Professor Zoltan Takats iKnife team were invited along to showcase their research at the NIHR at 10 celebratory conference on 18th May 2016. The day comprised a series of talks and panels to discuss the impact that the National Institute of Health Research (NIHR) has had on health research since its conception in 2006, with key contributors including Chief Medical Officer Professor Dame Sally Davies and the Secretary of State for Health Jeremy Hunt, speaking about the world class research funded and supported by the NIHR.
Along with Professor Takats, Clinical Research Fellow Edward St John and Research Technician Emma White were in attendance to exhibit the iKnife in the NIHR gallery, showcasing the possible future direction for the NIHR’s work and allowing attendees to experience some of the technology that will be changing the lives of patients in years to come. The exhibit proved popular amongst visitors, and the iKnife was heralded as one of Imperial College London’s most ground-breaking pieces of health research by Professor Lord Darzi of Denham in his opening address.
Precision Medicines conferences showcase international, cutting-edge research & technology that is transforming how we detect and treat cancer. The 2016 ‘Engineering Solutions for Cancer’ meeting is focused on the interface between molecular science and engineering and is targeted at ALL biologists, engineers, clinicians, chemists and data scientists interested in multidisciplinary cancer research. If you want to learn more from world-leading scientists about how cancer biology can benefit from nanotechnology (Molly Stevens), novel surgical and imaging methods (Zoltan Takats, Uwe Oelfke, Tony Ng), novel methods for liquid biopsy screening (David Klug, Charles Coombes), innovations in molecular bioengineering (Marianne Rots, Valerie Weaver) or advanced proteomics (Ruedi Aebersold) then register now at www.Precisionmedicines.com.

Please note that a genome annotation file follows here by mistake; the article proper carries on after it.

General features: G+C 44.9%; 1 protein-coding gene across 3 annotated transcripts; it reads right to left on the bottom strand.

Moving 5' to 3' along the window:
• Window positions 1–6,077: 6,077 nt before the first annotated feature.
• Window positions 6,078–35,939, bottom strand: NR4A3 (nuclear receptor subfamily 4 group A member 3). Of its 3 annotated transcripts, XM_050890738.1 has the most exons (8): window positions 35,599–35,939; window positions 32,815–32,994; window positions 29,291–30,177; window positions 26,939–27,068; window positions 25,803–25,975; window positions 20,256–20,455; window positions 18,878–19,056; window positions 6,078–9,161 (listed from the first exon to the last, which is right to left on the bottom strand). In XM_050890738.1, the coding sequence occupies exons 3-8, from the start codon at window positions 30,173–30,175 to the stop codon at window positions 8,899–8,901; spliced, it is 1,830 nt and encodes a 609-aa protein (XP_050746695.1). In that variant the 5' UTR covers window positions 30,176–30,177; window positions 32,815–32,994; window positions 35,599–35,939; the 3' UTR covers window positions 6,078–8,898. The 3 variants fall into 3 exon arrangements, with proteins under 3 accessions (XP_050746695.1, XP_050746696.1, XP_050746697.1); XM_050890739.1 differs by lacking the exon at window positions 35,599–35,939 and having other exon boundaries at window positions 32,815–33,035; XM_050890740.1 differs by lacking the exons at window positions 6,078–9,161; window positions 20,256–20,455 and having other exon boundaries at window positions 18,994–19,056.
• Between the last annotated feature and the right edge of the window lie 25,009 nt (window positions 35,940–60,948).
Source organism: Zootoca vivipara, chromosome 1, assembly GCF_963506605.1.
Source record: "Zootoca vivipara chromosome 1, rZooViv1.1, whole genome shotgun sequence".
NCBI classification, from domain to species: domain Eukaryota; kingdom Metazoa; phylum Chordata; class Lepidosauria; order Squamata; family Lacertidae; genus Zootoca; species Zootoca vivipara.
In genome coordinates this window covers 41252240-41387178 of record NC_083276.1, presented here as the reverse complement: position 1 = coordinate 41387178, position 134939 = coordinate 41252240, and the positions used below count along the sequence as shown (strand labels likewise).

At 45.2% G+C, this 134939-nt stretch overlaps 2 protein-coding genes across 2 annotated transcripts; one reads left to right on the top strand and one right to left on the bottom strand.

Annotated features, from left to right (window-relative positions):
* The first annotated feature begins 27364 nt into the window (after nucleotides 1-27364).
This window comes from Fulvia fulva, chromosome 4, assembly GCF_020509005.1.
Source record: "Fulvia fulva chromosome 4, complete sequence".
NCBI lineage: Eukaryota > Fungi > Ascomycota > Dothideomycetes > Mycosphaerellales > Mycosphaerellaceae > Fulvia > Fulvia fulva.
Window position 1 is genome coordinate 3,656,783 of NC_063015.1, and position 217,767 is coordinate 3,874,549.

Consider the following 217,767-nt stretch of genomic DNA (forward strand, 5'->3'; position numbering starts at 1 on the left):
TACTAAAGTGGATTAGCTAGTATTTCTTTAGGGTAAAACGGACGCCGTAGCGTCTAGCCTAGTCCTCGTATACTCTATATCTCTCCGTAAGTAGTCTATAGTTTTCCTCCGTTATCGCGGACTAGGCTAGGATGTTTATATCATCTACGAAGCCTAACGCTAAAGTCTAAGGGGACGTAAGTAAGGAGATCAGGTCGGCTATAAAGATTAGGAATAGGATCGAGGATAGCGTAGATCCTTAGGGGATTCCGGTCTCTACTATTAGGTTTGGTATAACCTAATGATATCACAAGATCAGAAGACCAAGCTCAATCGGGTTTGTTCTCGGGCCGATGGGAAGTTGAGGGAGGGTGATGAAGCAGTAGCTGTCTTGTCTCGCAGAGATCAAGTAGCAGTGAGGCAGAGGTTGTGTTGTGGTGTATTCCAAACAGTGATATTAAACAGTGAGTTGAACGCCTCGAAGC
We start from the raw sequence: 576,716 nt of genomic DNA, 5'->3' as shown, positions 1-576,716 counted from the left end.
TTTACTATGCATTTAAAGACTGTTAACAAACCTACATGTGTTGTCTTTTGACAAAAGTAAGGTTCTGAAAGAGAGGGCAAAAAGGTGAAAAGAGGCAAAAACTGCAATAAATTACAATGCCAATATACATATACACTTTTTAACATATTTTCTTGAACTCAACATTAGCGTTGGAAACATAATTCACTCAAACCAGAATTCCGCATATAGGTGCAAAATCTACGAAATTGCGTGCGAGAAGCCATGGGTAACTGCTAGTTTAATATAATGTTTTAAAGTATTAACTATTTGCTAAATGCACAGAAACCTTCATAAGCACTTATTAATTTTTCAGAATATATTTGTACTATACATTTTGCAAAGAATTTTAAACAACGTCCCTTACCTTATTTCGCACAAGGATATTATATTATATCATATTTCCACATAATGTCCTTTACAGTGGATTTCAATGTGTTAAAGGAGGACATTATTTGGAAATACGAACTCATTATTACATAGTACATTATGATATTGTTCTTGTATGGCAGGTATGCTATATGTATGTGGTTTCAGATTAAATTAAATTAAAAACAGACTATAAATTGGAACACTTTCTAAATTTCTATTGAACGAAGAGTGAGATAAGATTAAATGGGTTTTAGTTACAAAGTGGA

The Imperial College sponsored GAPs trial has recently opened to recruitment at Imperial College Healthcare Trust. The multicentre GAPS trial is examining the benefit of graduated compression stockings as an adjunct to low-dose low molecular weight heparin in the prevention of venous thromboembolism in elective surgical inpatients identified as moderate or high risk for venous thromboembolism. The importance of preventing patients from developing VTE is widely recognized.
The aim of this study is to look at whether patients who wear elastic stockings as well as taking anticoagulant medication have a lower chance of developing VTE than patients who take anticoagulant medications only. Participants are randomly allocated to one of two groups:
1) Graduated compression to wear during their hospital stay, as well as taking low molecular weight heparin OR
2) low molecular weight heparin only
The trial team are all based in the Vascular department and consist of the Chief Investigator, Professor Alun Davies; Co-Investigator, Joe Shalhoub; Trial managers Francine Heatley and Rebecca Lawton and the Imperial research nurse, Vernisha Ali.